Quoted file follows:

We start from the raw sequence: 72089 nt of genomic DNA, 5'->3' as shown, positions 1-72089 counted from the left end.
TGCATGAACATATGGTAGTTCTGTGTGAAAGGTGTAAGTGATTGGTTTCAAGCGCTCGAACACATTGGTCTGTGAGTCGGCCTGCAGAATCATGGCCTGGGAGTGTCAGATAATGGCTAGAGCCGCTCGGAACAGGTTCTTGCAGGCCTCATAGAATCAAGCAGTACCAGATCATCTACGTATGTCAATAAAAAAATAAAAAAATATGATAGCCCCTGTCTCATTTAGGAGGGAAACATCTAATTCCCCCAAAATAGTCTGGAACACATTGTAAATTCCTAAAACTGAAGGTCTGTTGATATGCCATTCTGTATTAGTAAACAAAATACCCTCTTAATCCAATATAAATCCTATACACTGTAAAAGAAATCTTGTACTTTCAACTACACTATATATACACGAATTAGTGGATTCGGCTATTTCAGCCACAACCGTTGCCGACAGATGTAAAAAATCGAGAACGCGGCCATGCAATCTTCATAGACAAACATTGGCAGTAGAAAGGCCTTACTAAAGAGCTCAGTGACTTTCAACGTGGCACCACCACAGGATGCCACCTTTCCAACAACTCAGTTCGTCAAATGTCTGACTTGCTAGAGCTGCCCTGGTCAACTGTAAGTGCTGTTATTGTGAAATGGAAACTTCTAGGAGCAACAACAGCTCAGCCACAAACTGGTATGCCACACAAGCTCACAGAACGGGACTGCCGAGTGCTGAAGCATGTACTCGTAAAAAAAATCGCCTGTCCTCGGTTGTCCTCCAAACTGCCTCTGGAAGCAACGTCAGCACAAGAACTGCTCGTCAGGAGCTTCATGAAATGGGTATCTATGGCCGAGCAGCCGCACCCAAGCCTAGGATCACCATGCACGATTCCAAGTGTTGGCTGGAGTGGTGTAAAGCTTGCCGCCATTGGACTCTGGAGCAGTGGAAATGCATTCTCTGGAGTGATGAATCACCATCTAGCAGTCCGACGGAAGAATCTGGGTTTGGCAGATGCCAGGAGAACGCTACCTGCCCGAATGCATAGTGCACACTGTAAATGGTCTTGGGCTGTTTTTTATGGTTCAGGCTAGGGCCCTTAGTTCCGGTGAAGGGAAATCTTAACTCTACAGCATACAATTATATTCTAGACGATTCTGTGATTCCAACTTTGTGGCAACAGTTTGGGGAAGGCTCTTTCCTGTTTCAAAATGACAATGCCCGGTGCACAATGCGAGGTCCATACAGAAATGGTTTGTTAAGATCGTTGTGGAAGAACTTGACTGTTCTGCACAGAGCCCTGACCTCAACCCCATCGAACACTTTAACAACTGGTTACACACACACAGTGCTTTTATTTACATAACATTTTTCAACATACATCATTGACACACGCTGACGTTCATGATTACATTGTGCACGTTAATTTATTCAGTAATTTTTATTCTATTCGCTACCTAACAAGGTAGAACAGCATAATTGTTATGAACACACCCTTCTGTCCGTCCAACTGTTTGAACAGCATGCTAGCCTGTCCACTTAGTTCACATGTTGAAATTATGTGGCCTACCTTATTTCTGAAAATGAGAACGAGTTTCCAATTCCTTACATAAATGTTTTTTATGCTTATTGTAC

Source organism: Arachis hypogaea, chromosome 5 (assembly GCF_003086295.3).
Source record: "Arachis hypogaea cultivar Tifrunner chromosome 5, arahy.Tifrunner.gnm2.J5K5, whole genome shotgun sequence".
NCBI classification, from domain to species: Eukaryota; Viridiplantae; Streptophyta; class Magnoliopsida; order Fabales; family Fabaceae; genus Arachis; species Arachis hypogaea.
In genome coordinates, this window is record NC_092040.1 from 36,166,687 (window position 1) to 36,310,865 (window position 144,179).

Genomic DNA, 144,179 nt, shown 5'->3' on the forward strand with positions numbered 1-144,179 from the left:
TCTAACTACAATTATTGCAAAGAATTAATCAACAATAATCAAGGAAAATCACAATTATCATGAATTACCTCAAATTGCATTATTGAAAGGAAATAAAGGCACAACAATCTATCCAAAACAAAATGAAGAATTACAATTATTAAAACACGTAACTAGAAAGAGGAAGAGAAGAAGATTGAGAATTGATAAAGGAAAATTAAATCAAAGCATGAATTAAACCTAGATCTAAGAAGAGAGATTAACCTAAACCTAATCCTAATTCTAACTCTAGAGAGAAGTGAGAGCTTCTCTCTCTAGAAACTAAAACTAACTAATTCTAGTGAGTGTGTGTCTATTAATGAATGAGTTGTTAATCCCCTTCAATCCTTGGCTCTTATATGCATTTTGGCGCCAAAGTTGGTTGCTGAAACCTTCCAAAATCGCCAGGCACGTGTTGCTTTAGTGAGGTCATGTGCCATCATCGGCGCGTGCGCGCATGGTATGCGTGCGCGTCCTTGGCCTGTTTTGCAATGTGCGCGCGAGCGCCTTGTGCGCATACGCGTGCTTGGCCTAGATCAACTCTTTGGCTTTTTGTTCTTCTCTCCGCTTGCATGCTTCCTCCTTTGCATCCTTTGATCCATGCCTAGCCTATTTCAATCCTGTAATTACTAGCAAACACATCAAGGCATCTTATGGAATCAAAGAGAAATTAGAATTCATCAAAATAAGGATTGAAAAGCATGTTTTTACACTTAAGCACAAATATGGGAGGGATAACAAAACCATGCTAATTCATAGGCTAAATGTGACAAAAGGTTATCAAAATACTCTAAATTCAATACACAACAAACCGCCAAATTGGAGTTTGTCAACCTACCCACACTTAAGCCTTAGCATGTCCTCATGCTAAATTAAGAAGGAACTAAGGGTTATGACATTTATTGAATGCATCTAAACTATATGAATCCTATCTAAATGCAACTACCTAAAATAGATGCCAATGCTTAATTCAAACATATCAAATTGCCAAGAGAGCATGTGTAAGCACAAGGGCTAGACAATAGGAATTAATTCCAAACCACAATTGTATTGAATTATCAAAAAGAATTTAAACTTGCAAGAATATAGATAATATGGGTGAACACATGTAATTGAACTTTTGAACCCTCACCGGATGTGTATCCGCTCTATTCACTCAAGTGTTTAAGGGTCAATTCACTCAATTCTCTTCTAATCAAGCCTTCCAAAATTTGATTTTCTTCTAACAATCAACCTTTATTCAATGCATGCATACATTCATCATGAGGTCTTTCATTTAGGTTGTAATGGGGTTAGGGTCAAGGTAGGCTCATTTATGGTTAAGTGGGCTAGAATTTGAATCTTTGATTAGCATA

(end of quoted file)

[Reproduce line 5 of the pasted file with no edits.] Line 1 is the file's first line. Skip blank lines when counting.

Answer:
NCBI classification, from domain to species: Eukaryota; Viridiplantae; Streptophyta; class Magnoliopsida; order Fabales; family Fabaceae; genus Arachis; species Arachis hypogaea.